TABLE 2
TABLE 2:
Treatment Outcomes of Adults Initiating ART in Swaziland's Hub-Only and Hub-and-Spoke Systems During 2004–2010

Effect of Down-referral

After controlling for known risk factors for death and LTFU, the time-varying down-referral covariate was strongly protective against LTFU (AHR = 0.38; 95% CI: 0.29 to 0.50), but not documented death (Table 3). In the subpopulation analysis, restricting the cohort to adults who started ART at the 7 hubs capable of down-referral, down-referral remained protective against LTFU (AHR 0.41; 95% CI: 0.30 to 0.57), but not death (see Table S2, Supplemental Digital Content, http://links.lww.com/QAI/A632). Similarly, down-referral was protective against overall attrition in the full model (AHR 0.50; 95% CI: 0.34 to 0.76) and in the subpopulation analysis (AHR 0.56; 95% CI: 0.33 to 0.93) (see Table S3, Supplemental Digital Content, http://links.lww.com/QAI/A632).

TABLE 3-a
TABLE 3-a:
Predictors of LTFU and Death Among Adults Starting ART in Swaziland During 2004–2010 (N = 2510)
TABLE 3-b
TABLE 3-b:
Predictors of LTFU and Death Among Adults Starting ART in Swaziland During 2004–2010 (N = 2510)

Effect of Spoke-Initiation

Compared with patients starting ART at the 9 hub-only facilities, patients starting ART at spokes had lower LTFU rates (AHR 0.54; 95% CI: 0.35 to 0.84) (Table 3; Fig. 2) and overall attrition (AHR 0.54; 95% CI: 0.40 to 0.73) (see Table S3, Supplemental Digital Content, http://links.lww.com/QAI/A632), but not death (AHR 0.50; 95% CI: 0.17 to 1.45).

FIGURE 2
FIGURE 2:
Cumulative incidence of death and LTFU among hub-only and hub-maintained ART enrollees vs. spoke-initiated and down-referred enrollees.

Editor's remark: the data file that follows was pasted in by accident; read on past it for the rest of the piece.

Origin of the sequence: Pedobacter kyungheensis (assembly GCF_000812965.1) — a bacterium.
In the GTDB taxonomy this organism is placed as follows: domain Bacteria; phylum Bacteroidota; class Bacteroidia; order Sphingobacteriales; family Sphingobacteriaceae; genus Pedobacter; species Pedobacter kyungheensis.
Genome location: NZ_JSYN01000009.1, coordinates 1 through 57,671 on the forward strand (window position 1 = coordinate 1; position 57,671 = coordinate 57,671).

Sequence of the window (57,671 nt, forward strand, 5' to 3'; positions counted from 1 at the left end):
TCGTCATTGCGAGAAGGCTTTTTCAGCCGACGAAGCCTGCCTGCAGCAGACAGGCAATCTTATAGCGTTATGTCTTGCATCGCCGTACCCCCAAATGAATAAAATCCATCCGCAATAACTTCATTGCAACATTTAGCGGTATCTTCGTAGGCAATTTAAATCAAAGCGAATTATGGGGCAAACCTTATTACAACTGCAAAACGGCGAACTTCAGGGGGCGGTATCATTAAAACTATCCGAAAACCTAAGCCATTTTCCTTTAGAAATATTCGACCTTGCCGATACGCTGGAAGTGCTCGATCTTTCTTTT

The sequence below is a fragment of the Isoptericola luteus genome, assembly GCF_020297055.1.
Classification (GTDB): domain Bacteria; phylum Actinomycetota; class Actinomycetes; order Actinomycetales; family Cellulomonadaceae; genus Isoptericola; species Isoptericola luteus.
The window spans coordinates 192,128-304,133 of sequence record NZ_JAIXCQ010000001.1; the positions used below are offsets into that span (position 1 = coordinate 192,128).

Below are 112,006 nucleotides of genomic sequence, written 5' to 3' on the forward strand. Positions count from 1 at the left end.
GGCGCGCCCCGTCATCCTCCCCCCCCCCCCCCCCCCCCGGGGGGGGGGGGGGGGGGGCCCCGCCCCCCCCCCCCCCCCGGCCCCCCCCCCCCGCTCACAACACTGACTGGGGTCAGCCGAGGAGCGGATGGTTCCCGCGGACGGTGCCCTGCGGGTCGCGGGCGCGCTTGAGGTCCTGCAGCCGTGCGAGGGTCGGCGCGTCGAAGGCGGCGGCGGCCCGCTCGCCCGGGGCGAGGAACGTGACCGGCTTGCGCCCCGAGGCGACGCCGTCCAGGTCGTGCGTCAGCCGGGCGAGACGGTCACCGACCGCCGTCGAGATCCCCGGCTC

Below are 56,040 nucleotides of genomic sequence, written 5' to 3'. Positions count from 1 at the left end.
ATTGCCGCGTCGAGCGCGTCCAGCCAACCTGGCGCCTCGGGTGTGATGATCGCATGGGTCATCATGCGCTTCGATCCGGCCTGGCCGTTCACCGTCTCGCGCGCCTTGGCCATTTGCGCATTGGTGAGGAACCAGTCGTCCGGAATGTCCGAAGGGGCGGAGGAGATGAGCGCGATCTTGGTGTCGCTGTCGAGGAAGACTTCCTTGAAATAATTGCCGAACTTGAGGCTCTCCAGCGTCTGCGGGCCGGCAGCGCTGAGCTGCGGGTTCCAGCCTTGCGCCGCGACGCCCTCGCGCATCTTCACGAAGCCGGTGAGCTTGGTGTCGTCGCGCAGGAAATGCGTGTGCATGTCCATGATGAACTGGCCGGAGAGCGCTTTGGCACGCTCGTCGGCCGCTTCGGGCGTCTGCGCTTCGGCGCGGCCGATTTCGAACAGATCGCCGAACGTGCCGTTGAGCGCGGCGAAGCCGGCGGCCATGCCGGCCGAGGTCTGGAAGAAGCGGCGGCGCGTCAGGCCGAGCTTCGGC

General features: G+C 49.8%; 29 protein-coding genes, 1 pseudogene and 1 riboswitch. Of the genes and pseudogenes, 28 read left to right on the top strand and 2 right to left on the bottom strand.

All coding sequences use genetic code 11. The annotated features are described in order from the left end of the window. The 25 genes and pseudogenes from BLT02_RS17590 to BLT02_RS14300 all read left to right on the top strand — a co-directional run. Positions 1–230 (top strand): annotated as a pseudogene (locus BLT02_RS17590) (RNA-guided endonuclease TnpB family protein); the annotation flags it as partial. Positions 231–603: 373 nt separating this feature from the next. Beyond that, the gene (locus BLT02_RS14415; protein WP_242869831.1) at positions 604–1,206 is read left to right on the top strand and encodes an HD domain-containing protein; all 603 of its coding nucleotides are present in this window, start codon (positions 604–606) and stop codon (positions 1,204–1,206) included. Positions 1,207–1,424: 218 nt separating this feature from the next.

Compared with patients starting ART at the 7 hubs that incorporated the hub-and-spoke model, patients starting ART at spokes had lower LTFU rates (AHR 0.59; 95% CI: 0.45 to 0.77) and attrition (AHR 0.60; 95% CI: 0.47 to 0.77), but not mortality (AHR 0.69; 95% CI: 0.32 to 1.48).

Other Predictors

Being 10-years older at ART initiation was associated with 11% lower LTFU rates but 22% increased mortality (Table 3). Compared with females, males had increased LTFU and mortality rates. Compared with being married, being divorced, single, or widowed was associated with increased mortality, but not LTFU. ART enrollees in later calendar years had higher LTFU rates compared with adults starting ART in earlier calendar years; however, rates of documented mortality remained constant over time. Compared with patients with WHO stage I/II, patients with WHO stage IV had higher rates of both LTFU and death. Having a lower functional status at ART initiation (eg, being bedridden vs. ambulatory, or ambulatory vs. working) was associated with higher LTFU and mortality rates. Being 10 kg heavier at ART initiation was protective against both LTFU and death. Compared with patients with a CD4 ≥ 200 cells per microliter at ART initiation, patients with a CD4 < 50 had higher LTFU and mortality rates. Compared with patients with a hemoglobin ≥8 g/dL, patients with a hemoglobin <8 g/dL had higher LTFU and mortality rates. Patients not prescribed cotrimoxazole at ART initiation had higher LTFU rates, but not mortality. Patients who did not have a documented treatment supporter had higher LTFU rates, but not mortality.